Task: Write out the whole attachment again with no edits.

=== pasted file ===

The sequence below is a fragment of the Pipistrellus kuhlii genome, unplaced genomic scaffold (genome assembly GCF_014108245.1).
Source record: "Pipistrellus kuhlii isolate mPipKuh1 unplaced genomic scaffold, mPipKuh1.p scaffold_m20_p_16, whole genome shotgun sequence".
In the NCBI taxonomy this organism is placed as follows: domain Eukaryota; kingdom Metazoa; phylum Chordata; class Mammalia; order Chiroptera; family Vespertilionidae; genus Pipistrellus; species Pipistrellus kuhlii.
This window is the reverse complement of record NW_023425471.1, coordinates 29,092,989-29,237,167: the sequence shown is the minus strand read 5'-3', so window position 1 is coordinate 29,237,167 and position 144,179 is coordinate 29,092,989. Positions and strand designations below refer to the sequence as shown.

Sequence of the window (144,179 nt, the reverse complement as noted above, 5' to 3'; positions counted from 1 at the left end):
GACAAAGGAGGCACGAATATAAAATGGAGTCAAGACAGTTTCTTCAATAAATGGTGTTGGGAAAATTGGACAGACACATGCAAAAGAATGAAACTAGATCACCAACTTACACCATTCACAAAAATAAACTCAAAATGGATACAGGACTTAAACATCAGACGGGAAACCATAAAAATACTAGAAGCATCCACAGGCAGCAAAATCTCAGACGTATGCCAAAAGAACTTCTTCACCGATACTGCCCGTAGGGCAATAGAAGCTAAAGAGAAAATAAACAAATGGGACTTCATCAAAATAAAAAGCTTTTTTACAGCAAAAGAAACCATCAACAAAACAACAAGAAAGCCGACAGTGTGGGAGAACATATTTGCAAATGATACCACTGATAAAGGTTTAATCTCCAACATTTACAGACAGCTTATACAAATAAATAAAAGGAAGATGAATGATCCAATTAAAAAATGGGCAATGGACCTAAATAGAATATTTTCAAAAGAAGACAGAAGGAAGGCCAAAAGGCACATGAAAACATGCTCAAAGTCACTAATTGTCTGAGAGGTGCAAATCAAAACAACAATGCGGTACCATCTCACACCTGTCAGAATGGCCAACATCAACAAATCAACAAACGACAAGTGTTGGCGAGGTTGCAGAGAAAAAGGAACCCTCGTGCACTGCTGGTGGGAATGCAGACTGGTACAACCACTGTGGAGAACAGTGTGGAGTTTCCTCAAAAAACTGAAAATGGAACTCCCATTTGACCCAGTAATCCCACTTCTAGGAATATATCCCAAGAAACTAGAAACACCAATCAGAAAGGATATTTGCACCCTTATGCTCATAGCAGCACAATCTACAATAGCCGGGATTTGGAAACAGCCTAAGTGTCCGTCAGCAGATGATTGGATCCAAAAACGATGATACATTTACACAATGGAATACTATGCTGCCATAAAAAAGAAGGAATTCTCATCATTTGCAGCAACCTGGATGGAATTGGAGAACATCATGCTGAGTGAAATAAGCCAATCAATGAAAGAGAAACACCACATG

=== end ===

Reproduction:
The sequence below is a fragment of the Pipistrellus kuhlii genome, unplaced genomic scaffold (genome assembly GCF_014108245.1).
Source record: "Pipistrellus kuhlii isolate mPipKuh1 unplaced genomic scaffold, mPipKuh1.p scaffold_m20_p_16, whole genome shotgun sequence".
In the NCBI taxonomy this organism is placed as follows: domain Eukaryota; kingdom Metazoa; phylum Chordata; class Mammalia; order Chiroptera; family Vespertilionidae; genus Pipistrellus; species Pipistrellus kuhlii.
This window is the reverse complement of record NW_023425471.1, coordinates 29,092,989-29,237,167: the sequence shown is the minus strand read 5'-3', so window position 1 is coordinate 29,237,167 and position 144,179 is coordinate 29,092,989. Positions and strand designations below refer to the sequence as shown.

Sequence of the window (144,179 nt, the reverse complement as noted above, 5' to 3'; positions counted from 1 at the left end):
GACAAAGGAGGCACGAATATAAAATGGAGTCAAGACAGTTTCTTCAATAAATGGTGTTGGGAAAATTGGACAGACACATGCAAAAGAATGAAACTAGATCACCAACTTACACCATTCACAAAAATAAACTCAAAATGGATACAGGACTTAAACATCAGACGGGAAACCATAAAAATACTAGAAGCATCCACAGGCAGCAAAATCTCAGACGTATGCCAAAAGAACTTCTTCACCGATACTGCCCGTAGGGCAATAGAAGCTAAAGAGAAAATAAACAAATGGGACTTCATCAAAATAAAAAGCTTTTTTACAGCAAAAGAAACCATCAACAAAACAACAAGAAAGCCGACAGTGTGGGAGAACATATTTGCAAATGATACCACTGATAAAGGTTTAATCTCCAACATTTACAGACAGCTTATACAAATAAATAAAAGGAAGATGAATGATCCAATTAAAAAATGGGCAATGGACCTAAATAGAATATTTTCAAAAGAAGACAGAAGGAAGGCCAAAAGGCACATGAAAACATGCTCAAAGTCACTAATTGTCTGAGAGGTGCAAATCAAAACAACAATGCGGTACCATCTCACACCTGTCAGAATGGCCAACATCAACAAATCAACAAACGACAAGTGTTGGCGAGGTTGCAGAGAAAAAGGAACCCTCGTGCACTGCTGGTGGGAATGCAGACTGGTACAACCACTGTGGAGAACAGTGTGGAGTTTCCTCAAAAAACTGAAAATGGAACTCCCATTTGACCCAGTAATCCCACTTCTAGGAATATATCCCAAGAAACTAGAAACACCAATCAGAAAGGATATTTGCACCCTTATGCTCATAGCAGCACAATCTACAATAGCCGGGATTTGGAAACAGCCTAAGTGTCCGTCAGCAGATGATTGGATCCAAAAACGATGATACATTTACACAATGGAATACTATGCTGCCATAAAAAAGAAGGAATTCTCATCATTTGCAGCAACCTGGATGGAATTGGAGAACATCATGCTGAGTGAAATAAGCCAATCAATGAAAGAGAAACACCACATG